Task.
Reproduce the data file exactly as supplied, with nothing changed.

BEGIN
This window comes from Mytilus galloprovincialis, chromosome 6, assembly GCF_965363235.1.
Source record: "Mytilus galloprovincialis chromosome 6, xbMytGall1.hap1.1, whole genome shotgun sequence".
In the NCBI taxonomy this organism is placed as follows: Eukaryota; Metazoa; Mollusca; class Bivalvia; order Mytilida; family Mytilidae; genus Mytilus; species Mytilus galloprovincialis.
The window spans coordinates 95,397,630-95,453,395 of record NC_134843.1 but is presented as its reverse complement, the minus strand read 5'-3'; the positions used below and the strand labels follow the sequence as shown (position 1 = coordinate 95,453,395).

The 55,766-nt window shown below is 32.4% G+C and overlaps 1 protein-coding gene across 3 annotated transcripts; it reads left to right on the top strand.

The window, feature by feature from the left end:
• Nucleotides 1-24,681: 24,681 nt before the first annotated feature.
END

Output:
This window comes from Mytilus galloprovincialis, chromosome 6, assembly GCF_965363235.1.
Source record: "Mytilus galloprovincialis chromosome 6, xbMytGall1.hap1.1, whole genome shotgun sequence".
In the NCBI taxonomy this organism is placed as follows: Eukaryota; Metazoa; Mollusca; class Bivalvia; order Mytilida; family Mytilidae; genus Mytilus; species Mytilus galloprovincialis.
The window spans coordinates 95,397,630-95,453,395 of record NC_134843.1 but is presented as its reverse complement, the minus strand read 5'-3'; the positions used below and the strand labels follow the sequence as shown (position 1 = coordinate 95,453,395).

The 55,766-nt window shown below is 32.4% G+C and overlaps 1 protein-coding gene across 3 annotated transcripts; it reads left to right on the top strand.

The window, feature by feature from the left end:
• Nucleotides 1-24,681: 24,681 nt before the first annotated feature.